Bats: A Friend to Farmers . . . but in Big Trouble

April 6th, 2011 | Simcha Weinstein | Comments Off on Bats: A Friend to Farmers . . . but in Big Trouble

Most people aren’t really very fond of bats. It’s more likely that we even find the mammal a little spooky. It turns out however, that bats are a true friend of the agricultual community, saving the industry about 3 billion dollars each year by gobbling up insects that eat or damage our crops.

A single little brown bat, which has a body no bigger than an adult human thumb, can eat 4 to 8 grams (the weight of about a grape or two) of insects each night. Although this may not sound like much, it adds up–the loss of one million bats in the Northeast has probably resulted in between 660 and 1,320 metric tons of insects no longer being eaten each year by bats in the region. And why the loss of bats?

For several years now, scientists have been sounding alarms about a devastating fungus, White-Nose Syndrome (WNS), that has literally decimated bat populations in the Northeastern U.S. Earlier this year, a survey of the bat population in New Jersey estimated that 90% of that state’s bats had been killed off.

“The disease is absolutely devastating, it’s unprecedented,” says Mylea Bayless, a biologist with Austin, Texas-based Bat Conservation International. “It’s causing population declines in wildlife that we haven’t seen since the passenger pigeon.” Bayless notes that bats have slow reproductive rates, usually giving birth to just one pup a year. So bat populations, she says, are going to be very slow to recover, “if they ever do recover.” The disease, adds Bayless, “is moving at a pace that’s astonishing, about 450 miles per year. In four short years, it’s now closer to the Pacific Ocean than it is to its point of origination in Albany, N.Y.”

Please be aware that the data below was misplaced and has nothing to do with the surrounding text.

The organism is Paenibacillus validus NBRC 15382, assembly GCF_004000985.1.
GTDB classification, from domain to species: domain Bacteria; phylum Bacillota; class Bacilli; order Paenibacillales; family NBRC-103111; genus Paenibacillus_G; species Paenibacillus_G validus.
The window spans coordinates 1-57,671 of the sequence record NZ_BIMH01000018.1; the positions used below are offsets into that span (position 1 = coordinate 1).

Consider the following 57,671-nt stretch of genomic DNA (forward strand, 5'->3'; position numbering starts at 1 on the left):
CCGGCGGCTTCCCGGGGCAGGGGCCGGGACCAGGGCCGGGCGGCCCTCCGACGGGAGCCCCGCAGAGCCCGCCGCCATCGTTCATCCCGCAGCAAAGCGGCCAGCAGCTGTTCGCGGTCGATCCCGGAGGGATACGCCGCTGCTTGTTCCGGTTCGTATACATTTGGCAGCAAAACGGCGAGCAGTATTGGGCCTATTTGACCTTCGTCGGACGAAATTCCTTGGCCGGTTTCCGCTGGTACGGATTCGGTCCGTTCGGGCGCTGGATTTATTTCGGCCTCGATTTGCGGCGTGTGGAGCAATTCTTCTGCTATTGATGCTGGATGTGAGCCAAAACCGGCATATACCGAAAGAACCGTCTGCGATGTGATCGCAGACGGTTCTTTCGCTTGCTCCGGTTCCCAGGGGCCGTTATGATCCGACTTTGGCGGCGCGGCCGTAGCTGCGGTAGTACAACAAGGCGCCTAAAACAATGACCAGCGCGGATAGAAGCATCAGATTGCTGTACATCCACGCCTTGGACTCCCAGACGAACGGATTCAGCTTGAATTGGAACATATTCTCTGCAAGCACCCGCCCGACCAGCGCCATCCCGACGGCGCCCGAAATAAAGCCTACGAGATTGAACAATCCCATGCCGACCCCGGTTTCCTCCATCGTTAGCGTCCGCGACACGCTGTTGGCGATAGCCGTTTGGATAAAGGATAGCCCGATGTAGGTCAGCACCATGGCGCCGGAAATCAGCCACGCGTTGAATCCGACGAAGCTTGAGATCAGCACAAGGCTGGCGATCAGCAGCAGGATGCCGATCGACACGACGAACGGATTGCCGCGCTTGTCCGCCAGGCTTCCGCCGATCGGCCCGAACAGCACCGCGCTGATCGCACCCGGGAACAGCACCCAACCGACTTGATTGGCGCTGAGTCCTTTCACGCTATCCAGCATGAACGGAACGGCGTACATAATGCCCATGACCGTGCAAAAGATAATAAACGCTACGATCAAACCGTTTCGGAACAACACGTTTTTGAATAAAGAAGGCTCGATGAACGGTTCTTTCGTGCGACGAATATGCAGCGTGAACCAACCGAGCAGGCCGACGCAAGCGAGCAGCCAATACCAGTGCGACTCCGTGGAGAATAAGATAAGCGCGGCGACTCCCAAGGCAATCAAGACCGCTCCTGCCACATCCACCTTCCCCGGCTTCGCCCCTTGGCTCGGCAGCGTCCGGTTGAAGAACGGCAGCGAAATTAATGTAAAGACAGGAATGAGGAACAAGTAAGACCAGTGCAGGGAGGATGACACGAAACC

Bats are the primary predator of night-flying insects. That not only includes pests like mosquitoes but also insects like corn earworm moths and cotton bollworms. In their caterpillar forms, those insects can destroy crops. A 2006 study of several counties in South-Central Texas concluded that the local bat population had an annual value of over $740,000 a year as a pest control — or up to 29% of the value of the local cotton crop.

A bat eats 60% to 100% of its body-weight in insects every day. One colony of Mexican free-tailed bats in Colorado’s San Luis Valley, an important agricultural region, “pulls about 100 metric tons of insects out of the air in a year.” And having bats in agricultural areas tends to move insects out of those areas, creating less need for dangerous and expensive pesticides.

And like honey bee colonies — which have also been facing massive die-offs in recent years — some bats are important pollinators and seed-distributors. Bats are crucial to the reproduction of tropical fruits like mangos, papayas, figs and wild bananas. And in Arizona, bats are the primary pollinators for three large cactus species that support much of the region’s ecosystem.

Bats may not be the little creatures that give us a warm fuzzy feeling inside when we think of them, but they are a vital part of our ecosystem and play a critical role in our food supply, particularl when it comes to using less pesticides.